What do you think young children need to develop strong social/emotional and learning skills?
Let the Department of Early Education and Care (EEC) know.
EEC is holding three public hearings in Boston, Brockton, and Worcester to get public feedback on a draft of proposed social-emotional learning standards.
Called the “Pre-School and Kindergarten Standards in the domains of Social-Emotional Development and Approaches to Play and Learning,” the draft can be downloaded by clicking here.
The need for standards is clear. As the draft explains: “The preponderance of outcomes from both research and evidence-based practice clearly show the strong connection between social and emotional learning, academic learning, and success in life. In fact this synergistic development of social and emotional and academic skills promotes and facilitates higher order thinking.”
The standards have been developed in collaboration with the Department of Elementary and Secondary Education, the University of Massachusetts-Boston, and diverse early childhood stakeholders.
The public hearing schedule is:
Thursday, January 22, 2015, 1:00pm-3:00pm
Beechwood Hotel, 363 Plantation Street, Worcester, MA
Thursday, January 22, 2015, 5:30pm to 7:30pm
Department of Early Education and Care, 51 Sleeper Street, Boston, MA
Friday, January 23, 2015, 10:00am to 12:00pm
Holiday Inn Express, 405 Westgate Drive, Brockton, MA
RSVP by January 16, 2015, to Mary Lu Love at MaryLu.Love@umb.edu or call 617-287-5925.
You can also submit comments in writing by filling out an online survey. The deadline for this option is January, 30, 2105.
Details from the Draft Standard
“Guiding children’s development” so that they can integrate their thoughts, feelings, and behavior “requires that we begin early to intentionally model, teach, and reinforce self and social skills and positive approaches to play and learning,” the draft says.
“In early education we encounter the widest developmental range of any other group,” the draft notes, adding that children enter programs with vastly diverse “experiences, language, culture, development, and ability. Their development is best guided by adults who intentionally individualize their interactions with children, and who provide prompting and support based on each child’s abilities and understanding in order to help her develop to the fullest.”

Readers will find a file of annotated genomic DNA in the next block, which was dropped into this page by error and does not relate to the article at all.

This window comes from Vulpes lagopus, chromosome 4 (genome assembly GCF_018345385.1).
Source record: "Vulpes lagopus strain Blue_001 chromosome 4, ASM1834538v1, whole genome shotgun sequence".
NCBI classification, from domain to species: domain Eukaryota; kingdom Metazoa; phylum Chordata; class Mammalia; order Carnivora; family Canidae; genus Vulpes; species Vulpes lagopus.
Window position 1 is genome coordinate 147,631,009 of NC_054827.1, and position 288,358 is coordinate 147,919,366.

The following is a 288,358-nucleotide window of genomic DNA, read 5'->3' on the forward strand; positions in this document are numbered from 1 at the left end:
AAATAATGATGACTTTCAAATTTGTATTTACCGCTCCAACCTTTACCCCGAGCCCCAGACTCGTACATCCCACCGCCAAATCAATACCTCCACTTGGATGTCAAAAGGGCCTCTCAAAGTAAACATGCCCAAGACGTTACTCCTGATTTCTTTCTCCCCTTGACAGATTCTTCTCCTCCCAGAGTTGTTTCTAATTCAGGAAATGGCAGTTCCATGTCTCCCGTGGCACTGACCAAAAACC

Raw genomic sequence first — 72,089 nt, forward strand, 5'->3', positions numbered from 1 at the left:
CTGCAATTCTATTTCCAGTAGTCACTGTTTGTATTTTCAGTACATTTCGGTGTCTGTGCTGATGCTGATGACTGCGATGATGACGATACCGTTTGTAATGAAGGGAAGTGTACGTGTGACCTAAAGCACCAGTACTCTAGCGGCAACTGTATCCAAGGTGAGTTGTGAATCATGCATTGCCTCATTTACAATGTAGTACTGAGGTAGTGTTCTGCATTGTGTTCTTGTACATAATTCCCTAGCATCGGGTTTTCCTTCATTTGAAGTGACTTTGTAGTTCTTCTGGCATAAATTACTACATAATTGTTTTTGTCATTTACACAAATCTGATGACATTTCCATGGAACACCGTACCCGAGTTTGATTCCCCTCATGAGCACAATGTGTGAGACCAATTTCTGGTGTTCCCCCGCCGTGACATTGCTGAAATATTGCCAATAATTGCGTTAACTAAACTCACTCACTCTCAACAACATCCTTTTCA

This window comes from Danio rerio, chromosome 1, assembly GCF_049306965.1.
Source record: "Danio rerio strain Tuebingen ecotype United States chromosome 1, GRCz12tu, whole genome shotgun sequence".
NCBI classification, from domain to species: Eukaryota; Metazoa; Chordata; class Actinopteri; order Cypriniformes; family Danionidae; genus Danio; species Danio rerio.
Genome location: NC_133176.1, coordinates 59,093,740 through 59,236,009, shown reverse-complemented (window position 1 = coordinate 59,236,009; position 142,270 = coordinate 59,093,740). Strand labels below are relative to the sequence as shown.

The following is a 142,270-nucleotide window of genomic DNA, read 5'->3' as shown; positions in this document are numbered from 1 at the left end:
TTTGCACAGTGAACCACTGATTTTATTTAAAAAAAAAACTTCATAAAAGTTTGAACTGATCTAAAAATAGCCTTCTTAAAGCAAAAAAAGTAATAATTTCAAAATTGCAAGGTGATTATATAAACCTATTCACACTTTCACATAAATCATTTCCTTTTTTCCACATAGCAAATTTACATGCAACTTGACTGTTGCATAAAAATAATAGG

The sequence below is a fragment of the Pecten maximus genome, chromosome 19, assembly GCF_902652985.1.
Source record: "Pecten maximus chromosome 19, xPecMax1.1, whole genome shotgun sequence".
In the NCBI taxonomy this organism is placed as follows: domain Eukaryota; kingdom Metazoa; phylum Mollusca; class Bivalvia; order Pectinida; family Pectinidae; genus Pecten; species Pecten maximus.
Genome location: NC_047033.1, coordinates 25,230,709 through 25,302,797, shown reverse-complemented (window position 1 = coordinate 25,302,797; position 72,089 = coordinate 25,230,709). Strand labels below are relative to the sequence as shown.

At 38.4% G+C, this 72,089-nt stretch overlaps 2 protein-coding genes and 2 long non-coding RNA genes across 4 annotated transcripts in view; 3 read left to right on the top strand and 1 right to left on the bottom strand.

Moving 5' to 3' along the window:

The draft standards point to seven guiding principles that call for:
• building on earlier state learning guidelines and connecting to the Massachusetts Curriculum Frameworks.
• taking a research-based approach
• supporting educators, administrators, and families
• communicating the many social and cultural contexts and life experiences that influence children’s development and their attitudes about play
• focusing on the standards’ developmental aspects and on continuously improving the skills of individual children including dual language learners and those with special needs
• emphasizing that all areas of child development are interrelated, and,
• maintaining compatibility with current assessment tools, such as the Work Sampling System and Teaching Strategies Gold
The draft says, “The Standards for Social and Emotional Learning” focuses on five areas.” They are:
• self-awareness: in the form of emotional expression, self-perception, and self-efficacy
• self-management: including impulse control
• social awareness: such as empathy, respect for others, and awareness of diversity
• relationship skills: including communication, relationship building, conflict management, and seeking help, and,
• responsible decision making
The draft also includes the “Approaches to Play and Learning Standards,” which focuses on eight areas:
• persistence and engagement
• problem solving
• organization skills, and,
To learn more, read the draft standards. And please let EEC know what you think by attending a public hearing or submitting your feedback in writing.
As EEC Commissioner Tom Weber said in a letter inviting the field to the hearings, “your knowledge and experience with young children will be valuable to us in this process.”